Epiglottitis is a serious and rapidly progressive, bacterial infection of the epiglottis, a flap of tissue at the base of the tongue that seals off the airway during swallowing so that food or liquids do not go down the airway. Children with epiglottitis appear in great distress, have severe pain in their throats, and are unable to swallow even their own saliva. They do not have a "barking seal" cough.
What are the long-term effects of the infection? Croup usually is a short-term illness without long-term effects. For some children it can be a recurrent illness. Sometimes, a child with severe croup requires inserting a breathing tube, called an airway intubation, or an emergency cutting of a hole in the trachea below the larynx, or voice box, to insert a tube for breathing, called a tracheostomy. This may lead to scarring of the trachea or vocal cords, which in turn, could affect the quality of the voice or narrow the airway.
What are the treatments for the infection? Since croup is usually caused by a viral infection, antibiotics are not helpful in treating the infection. Relieving the swelling and respiratory distress are most helpful.
For milder cases, a cool mist vaporiser should be placed near the child's bed. This may help reduce the cough and airway irritation.
For the child who awakens at night coughing and in distress, the best thing to do is to "steam up" the bathroom. This can be done by running hot water in the shower. Parents should then have the child sit in the bathroom breathing in the steam. Parents should stay with the child until he or she settles down.
Once a child has settled down, he or she should be put back to bed with a vaporiser near the bed.
The child should have some relief from the above measures in about 10 to 15 minutes. If he or she is experiencing an alarming degree of respiratory distress, the ambulance should be called at 000 or the child should be taken to the hospital emergency department.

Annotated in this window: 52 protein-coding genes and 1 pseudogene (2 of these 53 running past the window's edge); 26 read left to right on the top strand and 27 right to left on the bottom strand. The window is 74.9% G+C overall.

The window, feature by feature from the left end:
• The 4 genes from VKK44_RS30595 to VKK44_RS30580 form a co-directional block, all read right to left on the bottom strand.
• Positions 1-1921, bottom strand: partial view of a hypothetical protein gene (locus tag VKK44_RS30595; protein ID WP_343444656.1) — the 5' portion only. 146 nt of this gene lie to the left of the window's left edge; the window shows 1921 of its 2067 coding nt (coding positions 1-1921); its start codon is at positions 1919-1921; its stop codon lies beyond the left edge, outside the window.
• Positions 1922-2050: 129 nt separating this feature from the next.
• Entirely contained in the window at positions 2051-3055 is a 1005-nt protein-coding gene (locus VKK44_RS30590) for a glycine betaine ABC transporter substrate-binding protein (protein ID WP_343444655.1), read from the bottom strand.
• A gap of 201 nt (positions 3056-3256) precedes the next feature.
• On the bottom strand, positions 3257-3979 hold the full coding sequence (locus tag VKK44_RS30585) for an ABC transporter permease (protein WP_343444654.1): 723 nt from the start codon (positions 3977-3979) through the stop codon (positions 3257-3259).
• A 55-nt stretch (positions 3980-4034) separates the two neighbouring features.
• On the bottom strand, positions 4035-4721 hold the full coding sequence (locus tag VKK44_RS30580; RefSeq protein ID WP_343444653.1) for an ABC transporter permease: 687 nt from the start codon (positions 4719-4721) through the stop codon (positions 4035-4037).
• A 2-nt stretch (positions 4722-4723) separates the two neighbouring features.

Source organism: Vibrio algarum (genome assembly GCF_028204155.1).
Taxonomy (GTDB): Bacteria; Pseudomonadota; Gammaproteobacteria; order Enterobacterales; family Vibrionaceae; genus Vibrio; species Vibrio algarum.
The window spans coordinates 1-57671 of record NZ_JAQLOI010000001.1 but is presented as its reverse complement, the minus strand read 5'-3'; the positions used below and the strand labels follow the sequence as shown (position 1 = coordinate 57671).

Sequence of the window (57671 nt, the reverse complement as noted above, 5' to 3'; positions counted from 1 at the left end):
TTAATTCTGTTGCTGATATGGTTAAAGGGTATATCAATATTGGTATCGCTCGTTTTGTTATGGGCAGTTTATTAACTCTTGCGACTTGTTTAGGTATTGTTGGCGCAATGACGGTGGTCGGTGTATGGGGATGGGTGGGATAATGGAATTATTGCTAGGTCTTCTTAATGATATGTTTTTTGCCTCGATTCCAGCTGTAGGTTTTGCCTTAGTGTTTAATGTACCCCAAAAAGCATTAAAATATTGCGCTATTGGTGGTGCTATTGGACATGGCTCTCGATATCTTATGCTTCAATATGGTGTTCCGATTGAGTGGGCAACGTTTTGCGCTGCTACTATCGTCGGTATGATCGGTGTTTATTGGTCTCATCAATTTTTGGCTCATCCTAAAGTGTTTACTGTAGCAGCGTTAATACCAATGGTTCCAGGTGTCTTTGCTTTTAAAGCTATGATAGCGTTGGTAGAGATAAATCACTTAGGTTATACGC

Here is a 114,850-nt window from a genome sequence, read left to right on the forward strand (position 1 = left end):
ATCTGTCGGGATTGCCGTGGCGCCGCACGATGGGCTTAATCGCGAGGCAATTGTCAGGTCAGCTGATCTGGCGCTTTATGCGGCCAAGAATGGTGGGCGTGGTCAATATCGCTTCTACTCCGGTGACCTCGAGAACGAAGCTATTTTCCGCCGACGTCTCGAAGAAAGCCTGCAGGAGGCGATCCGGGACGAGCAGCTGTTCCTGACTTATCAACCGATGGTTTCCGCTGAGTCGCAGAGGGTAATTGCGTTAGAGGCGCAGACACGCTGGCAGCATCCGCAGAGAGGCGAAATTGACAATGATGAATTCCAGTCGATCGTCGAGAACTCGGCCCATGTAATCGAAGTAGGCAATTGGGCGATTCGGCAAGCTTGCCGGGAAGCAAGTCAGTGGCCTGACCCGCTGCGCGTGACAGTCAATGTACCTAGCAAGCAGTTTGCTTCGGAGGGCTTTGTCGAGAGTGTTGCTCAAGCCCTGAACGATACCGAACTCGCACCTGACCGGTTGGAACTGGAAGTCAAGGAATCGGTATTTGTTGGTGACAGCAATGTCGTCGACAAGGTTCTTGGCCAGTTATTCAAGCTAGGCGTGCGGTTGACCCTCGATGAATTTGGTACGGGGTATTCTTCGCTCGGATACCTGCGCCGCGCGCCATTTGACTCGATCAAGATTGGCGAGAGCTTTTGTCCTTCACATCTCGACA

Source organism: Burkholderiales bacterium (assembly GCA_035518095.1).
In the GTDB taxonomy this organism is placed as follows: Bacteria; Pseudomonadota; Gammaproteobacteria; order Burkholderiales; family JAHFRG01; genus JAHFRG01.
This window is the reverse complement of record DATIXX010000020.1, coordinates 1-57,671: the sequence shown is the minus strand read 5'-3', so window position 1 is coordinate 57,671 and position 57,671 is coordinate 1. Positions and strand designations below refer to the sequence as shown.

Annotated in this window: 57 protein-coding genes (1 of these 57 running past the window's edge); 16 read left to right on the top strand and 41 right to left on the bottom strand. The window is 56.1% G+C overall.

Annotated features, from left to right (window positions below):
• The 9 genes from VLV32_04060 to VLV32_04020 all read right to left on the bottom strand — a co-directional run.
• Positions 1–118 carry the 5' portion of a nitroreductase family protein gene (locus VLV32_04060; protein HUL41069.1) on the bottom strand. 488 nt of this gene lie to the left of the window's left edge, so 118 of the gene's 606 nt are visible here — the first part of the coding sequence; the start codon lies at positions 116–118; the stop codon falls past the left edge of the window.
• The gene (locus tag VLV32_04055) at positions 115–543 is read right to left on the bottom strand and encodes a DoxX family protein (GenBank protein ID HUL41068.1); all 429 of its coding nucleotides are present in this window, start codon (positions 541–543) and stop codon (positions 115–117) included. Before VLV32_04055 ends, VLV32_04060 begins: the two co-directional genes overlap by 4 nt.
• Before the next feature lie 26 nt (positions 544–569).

Emergency department treatment usually consists of giving the child oxygen, a special form of adrenaline that is inhaled, and a dose of steroids, either oral, inhaled or injectable. If the child does not respond to these measures, he or she will be admitted to the hospital.
After admission children will have their blood oxygen saturation level monitored. This is the amount of oxygen that is carried in the child's bloodstream. The child may be given frequent doses of the inhaled form of adrenaline and will be watched very closely for any changes in breathing. Other management may include a single dose of corticosteroids. In rare cases, a child may need a breathing tube inserted. This provides an adequate airway for several days until the airway swelling goes down.
What are the side effects of the treatments? adrenaline can cause a temporary rapid heartbeat. A single dose of corticosteriods does not have any significant side effects. A child who requires intubation could have some vocal cord damage or airway scarring. This may be temporary or permanent.
What happens after treatment for the infection? There is no special treatment needed after the child recovers from an episode of croup.
How is the infection monitored? Younger children with a tendency to develop croup should be watched closely for early signs of croup whenever they develop signs and symptoms of an upper respiratory infection.
Author: Reviewer: HealthAnswers Australia Medical Review Panel Editor: Dr David Taylor, Chief Medical Officer HealthAnswers Australia Last Updated: 1/10/2001 Contributors Potential conflict of interest information for reviewers available on request